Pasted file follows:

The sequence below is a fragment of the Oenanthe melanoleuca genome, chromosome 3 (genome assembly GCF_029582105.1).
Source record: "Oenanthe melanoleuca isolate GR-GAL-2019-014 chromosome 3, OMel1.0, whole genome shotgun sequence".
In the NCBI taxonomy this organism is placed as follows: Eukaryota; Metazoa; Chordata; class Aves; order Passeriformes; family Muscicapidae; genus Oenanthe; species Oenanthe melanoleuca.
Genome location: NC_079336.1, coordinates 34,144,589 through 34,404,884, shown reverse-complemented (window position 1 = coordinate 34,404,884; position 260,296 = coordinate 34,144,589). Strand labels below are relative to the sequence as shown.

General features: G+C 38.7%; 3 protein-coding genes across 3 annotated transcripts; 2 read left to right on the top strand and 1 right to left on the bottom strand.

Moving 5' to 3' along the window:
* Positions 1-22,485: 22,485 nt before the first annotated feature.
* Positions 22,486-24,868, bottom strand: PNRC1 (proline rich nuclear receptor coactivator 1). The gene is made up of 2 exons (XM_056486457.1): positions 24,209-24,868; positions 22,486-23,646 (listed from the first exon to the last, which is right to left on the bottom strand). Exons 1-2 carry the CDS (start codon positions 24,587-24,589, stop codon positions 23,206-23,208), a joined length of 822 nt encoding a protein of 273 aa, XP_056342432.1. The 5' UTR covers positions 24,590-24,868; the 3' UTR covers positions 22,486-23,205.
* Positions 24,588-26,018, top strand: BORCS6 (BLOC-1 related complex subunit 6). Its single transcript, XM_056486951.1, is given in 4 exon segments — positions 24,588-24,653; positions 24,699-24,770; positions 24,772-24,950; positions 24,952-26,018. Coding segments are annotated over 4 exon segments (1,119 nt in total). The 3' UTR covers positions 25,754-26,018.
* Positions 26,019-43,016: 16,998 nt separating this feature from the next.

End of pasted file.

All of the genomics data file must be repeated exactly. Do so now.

The sequence below is a fragment of the Oenanthe melanoleuca genome, chromosome 3 (genome assembly GCF_029582105.1).
Source record: "Oenanthe melanoleuca isolate GR-GAL-2019-014 chromosome 3, OMel1.0, whole genome shotgun sequence".
In the NCBI taxonomy this organism is placed as follows: Eukaryota; Metazoa; Chordata; class Aves; order Passeriformes; family Muscicapidae; genus Oenanthe; species Oenanthe melanoleuca.
Genome location: NC_079336.1, coordinates 34,144,589 through 34,404,884, shown reverse-complemented (window position 1 = coordinate 34,404,884; position 260,296 = coordinate 34,144,589). Strand labels below are relative to the sequence as shown.

General features: G+C 38.7%; 3 protein-coding genes across 3 annotated transcripts; 2 read left to right on the top strand and 1 right to left on the bottom strand.

Moving 5' to 3' along the window:
* Positions 1-22,485: 22,485 nt before the first annotated feature.
* Positions 22,486-24,868, bottom strand: PNRC1 (proline rich nuclear receptor coactivator 1). The gene is made up of 2 exons (XM_056486457.1): positions 24,209-24,868; positions 22,486-23,646 (listed from the first exon to the last, which is right to left on the bottom strand). Exons 1-2 carry the CDS (start codon positions 24,587-24,589, stop codon positions 23,206-23,208), a joined length of 822 nt encoding a protein of 273 aa, XP_056342432.1. The 5' UTR covers positions 24,590-24,868; the 3' UTR covers positions 22,486-23,205.
* Positions 24,588-26,018, top strand: BORCS6 (BLOC-1 related complex subunit 6). Its single transcript, XM_056486951.1, is given in 4 exon segments — positions 24,588-24,653; positions 24,699-24,770; positions 24,772-24,950; positions 24,952-26,018. Coding segments are annotated over 4 exon segments (1,119 nt in total). The 3' UTR covers positions 25,754-26,018.
* Positions 26,019-43,016: 16,998 nt separating this feature from the next.